UN rights experts urge Iran to stop limiting journalists’ freedom News
UN rights experts urge Iran to stop limiting journalists’ freedom

UN rights experts stated [press release] Wednesday that authorities in Iran [JURIST backgrounder] should cease arresting, prosecuting and harassing journalists and online activists, and should provide a safe space for freedom of expression. UN Special Rapporteur on Iran Ahmen Shaheed [official website] made the statements to the press as Iran is preparing for parliamentary elections next year and the Iran intelligence and security officials have started to arrest journalists more frequently , signaling a crackdown on media freedom. Iran is currently one of the countries with highest detainment of journalists and online activists arrested for peaceful actions. According to the UN, the increase in the harassment and detainment of journalists and online activists is a concern with the upcoming election and the possible impact it will have in allowing individuals to freely express critiques of the election and politicians. Special Rapporteur on the right to freedom of opinion and expression David Kaye [official profile] said:

Freedom of expression is central to guarantee open, free and fair political processes. Ultimately, democratic processes are unsustainable if media workers and activists have no safety to perform their vital role. … Participation in any electoral process is virtually impossible if the media and civil society are so frequently affected by arrests and prosecution. … The Iranian authorities should reverse this trend and must quickly ensure “a greater space for free exchange of ideas in the run-up to elections.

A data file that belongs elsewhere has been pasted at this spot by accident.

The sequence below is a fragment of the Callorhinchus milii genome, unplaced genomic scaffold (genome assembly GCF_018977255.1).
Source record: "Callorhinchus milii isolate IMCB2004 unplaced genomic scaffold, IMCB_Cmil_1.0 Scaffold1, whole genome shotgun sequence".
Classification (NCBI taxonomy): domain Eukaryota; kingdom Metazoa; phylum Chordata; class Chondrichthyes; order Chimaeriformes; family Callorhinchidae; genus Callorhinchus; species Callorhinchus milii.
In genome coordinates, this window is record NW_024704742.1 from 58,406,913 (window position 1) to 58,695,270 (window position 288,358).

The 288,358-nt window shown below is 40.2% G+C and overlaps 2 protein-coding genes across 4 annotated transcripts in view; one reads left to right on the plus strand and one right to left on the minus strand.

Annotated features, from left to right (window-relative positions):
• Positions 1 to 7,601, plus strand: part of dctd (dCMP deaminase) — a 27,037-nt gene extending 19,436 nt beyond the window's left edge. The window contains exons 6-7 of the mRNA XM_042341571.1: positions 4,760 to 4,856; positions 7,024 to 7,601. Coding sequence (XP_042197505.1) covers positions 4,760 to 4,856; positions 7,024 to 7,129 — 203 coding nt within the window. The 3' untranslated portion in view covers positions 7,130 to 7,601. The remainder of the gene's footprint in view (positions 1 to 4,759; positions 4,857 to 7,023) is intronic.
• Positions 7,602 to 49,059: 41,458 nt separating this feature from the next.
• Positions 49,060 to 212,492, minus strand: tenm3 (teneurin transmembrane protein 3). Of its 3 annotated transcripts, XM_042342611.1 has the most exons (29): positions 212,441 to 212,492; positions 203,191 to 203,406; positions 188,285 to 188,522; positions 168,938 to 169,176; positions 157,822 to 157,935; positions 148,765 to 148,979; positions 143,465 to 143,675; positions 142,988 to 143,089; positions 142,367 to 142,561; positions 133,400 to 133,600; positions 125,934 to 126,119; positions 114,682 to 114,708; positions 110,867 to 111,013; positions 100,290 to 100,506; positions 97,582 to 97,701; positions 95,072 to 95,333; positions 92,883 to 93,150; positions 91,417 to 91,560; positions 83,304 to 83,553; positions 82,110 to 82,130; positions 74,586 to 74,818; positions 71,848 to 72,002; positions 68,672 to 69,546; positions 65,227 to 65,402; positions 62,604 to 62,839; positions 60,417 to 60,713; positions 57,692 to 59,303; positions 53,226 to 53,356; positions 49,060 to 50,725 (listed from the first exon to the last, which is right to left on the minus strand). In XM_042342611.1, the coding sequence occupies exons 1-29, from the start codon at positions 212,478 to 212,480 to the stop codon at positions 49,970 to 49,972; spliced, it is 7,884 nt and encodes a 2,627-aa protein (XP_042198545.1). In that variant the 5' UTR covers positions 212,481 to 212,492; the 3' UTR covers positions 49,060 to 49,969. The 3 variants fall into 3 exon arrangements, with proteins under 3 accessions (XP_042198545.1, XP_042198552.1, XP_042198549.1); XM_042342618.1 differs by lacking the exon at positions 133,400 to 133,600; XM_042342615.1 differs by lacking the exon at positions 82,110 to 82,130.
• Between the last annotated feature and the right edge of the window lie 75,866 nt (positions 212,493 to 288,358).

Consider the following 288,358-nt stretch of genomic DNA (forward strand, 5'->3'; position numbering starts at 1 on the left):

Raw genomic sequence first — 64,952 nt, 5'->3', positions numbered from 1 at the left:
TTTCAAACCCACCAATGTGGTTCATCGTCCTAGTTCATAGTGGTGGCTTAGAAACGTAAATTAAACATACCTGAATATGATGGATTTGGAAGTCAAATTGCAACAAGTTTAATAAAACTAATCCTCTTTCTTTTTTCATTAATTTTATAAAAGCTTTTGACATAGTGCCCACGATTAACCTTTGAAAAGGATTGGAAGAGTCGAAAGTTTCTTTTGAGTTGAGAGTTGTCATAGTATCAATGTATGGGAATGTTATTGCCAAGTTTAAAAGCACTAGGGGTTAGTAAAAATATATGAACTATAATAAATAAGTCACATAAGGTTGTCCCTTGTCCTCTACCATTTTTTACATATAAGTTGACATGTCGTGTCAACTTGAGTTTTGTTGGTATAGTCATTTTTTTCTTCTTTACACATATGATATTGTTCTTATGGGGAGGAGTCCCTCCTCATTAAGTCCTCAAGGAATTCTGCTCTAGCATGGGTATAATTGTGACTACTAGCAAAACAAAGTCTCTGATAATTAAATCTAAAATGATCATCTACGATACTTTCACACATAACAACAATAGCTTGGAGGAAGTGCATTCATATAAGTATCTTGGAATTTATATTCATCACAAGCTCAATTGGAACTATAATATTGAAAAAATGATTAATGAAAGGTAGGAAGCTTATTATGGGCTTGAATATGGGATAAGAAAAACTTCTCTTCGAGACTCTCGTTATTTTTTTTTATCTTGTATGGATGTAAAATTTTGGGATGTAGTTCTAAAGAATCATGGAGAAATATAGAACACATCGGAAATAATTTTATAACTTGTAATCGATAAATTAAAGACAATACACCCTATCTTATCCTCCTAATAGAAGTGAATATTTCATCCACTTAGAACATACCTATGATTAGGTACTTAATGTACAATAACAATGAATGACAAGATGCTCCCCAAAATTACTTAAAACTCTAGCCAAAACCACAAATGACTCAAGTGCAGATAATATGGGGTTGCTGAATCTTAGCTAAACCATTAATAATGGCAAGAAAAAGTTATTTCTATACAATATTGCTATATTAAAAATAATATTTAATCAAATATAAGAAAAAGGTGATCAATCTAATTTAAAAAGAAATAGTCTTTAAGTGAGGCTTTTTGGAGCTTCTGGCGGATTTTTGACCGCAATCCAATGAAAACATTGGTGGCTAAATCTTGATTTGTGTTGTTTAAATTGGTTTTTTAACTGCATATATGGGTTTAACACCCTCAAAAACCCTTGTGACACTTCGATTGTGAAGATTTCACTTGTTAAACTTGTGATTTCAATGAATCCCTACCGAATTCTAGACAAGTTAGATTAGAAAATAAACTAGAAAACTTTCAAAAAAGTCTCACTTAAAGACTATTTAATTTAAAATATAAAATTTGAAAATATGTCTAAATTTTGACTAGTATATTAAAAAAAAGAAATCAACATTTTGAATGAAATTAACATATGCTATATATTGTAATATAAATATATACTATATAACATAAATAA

The UN experts urged the release of journalists that have been unlawfully detained.

The human rights conditions of journalist and others in Iran have continued to be an matter of concern for the UN and worldwide. The Iranian Revolutionary Court [BBC backgrounder] in October convicted [JURIST report] Washington Post correspondent Jason Rezaian [advocacy website], approximately two months after the end of his trial. Rezaian was accused of espionage [JURIST report] for allegedly collecting confidential information, handing it to hostile governments and acting against national security. The UN released a report in October stating that Iran’s human rights situation remains alarming despite the signing [JURIST reports] of the nuclear deal earlier this month.